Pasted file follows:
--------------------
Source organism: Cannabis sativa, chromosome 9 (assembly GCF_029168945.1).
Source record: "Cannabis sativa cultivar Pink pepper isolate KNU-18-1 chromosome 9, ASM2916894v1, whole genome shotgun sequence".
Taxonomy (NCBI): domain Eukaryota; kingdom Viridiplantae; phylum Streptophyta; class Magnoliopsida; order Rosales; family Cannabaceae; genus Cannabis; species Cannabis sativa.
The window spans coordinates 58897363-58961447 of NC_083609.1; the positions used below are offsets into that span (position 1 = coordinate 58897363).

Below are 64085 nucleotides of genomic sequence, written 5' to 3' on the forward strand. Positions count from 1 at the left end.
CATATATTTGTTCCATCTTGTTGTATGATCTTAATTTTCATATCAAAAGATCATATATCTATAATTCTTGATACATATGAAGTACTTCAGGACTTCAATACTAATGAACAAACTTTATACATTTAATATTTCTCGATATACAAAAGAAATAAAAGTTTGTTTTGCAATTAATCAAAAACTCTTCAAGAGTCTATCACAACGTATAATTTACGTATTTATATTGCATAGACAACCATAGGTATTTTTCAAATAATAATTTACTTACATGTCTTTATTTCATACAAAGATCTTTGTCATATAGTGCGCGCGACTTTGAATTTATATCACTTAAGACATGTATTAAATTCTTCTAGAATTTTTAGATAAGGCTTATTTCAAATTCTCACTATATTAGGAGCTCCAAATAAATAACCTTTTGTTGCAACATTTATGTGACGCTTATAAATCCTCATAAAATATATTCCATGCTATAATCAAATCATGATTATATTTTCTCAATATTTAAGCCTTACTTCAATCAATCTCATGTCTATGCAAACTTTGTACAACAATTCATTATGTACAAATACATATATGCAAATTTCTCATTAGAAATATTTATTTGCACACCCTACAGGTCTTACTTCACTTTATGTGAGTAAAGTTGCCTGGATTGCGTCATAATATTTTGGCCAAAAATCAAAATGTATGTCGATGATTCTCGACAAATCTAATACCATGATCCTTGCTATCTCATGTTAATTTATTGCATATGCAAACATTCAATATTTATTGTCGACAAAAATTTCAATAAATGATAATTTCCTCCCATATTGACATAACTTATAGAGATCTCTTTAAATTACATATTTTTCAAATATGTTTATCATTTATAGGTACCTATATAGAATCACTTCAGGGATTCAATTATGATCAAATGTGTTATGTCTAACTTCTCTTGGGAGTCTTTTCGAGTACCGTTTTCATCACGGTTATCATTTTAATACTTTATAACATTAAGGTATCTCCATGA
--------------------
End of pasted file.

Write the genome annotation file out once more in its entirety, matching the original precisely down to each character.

Source organism: Cannabis sativa, chromosome 9 (assembly GCF_029168945.1).
Source record: "Cannabis sativa cultivar Pink pepper isolate KNU-18-1 chromosome 9, ASM2916894v1, whole genome shotgun sequence".
Taxonomy (NCBI): domain Eukaryota; kingdom Viridiplantae; phylum Streptophyta; class Magnoliopsida; order Rosales; family Cannabaceae; genus Cannabis; species Cannabis sativa.
The window spans coordinates 58897363-58961447 of NC_083609.1; the positions used below are offsets into that span (position 1 = coordinate 58897363).

Below are 64085 nucleotides of genomic sequence, written 5' to 3' on the forward strand. Positions count from 1 at the left end.
CATATATTTGTTCCATCTTGTTGTATGATCTTAATTTTCATATCAAAAGATCATATATCTATAATTCTTGATACATATGAAGTACTTCAGGACTTCAATACTAATGAACAAACTTTATACATTTAATATTTCTCGATATACAAAAGAAATAAAAGTTTGTTTTGCAATTAATCAAAAACTCTTCAAGAGTCTATCACAACGTATAATTTACGTATTTATATTGCATAGACAACCATAGGTATTTTTCAAATAATAATTTACTTACATGTCTTTATTTCATACAAAGATCTTTGTCATATAGTGCGCGCGACTTTGAATTTATATCACTTAAGACATGTATTAAATTCTTCTAGAATTTTTAGATAAGGCTTATTTCAAATTCTCACTATATTAGGAGCTCCAAATAAATAACCTTTTGTTGCAACATTTATGTGACGCTTATAAATCCTCATAAAATATATTCCATGCTATAATCAAATCATGATTATATTTTCTCAATATTTAAGCCTTACTTCAATCAATCTCATGTCTATGCAAACTTTGTACAACAATTCATTATGTACAAATACATATATGCAAATTTCTCATTAGAAATATTTATTTGCACACCCTACAGGTCTTACTTCACTTTATGTGAGTAAAGTTGCCTGGATTGCGTCATAATATTTTGGCCAAAAATCAAAATGTATGTCGATGATTCTCGACAAATCTAATACCATGATCCTTGCTATCTCATGTTAATTTATTGCATATGCAAACATTCAATATTTATTGTCGACAAAAATTTCAATAAATGATAATTTCCTCCCATATTGACATAACTTATAGAGATCTCTTTAAATTACATATTTTTCAAATATGTTTATCATTTATAGGTACCTATATAGAATCACTTCAGGGATTCAATTATGATCAAATGTGTTATGTCTAACTTCTCTTGGGAGTCTTTTCGAGTACCGTTTTCATCACGGTTATCATTTTAATACTTTATAACATTAAGGTATCTCCATGA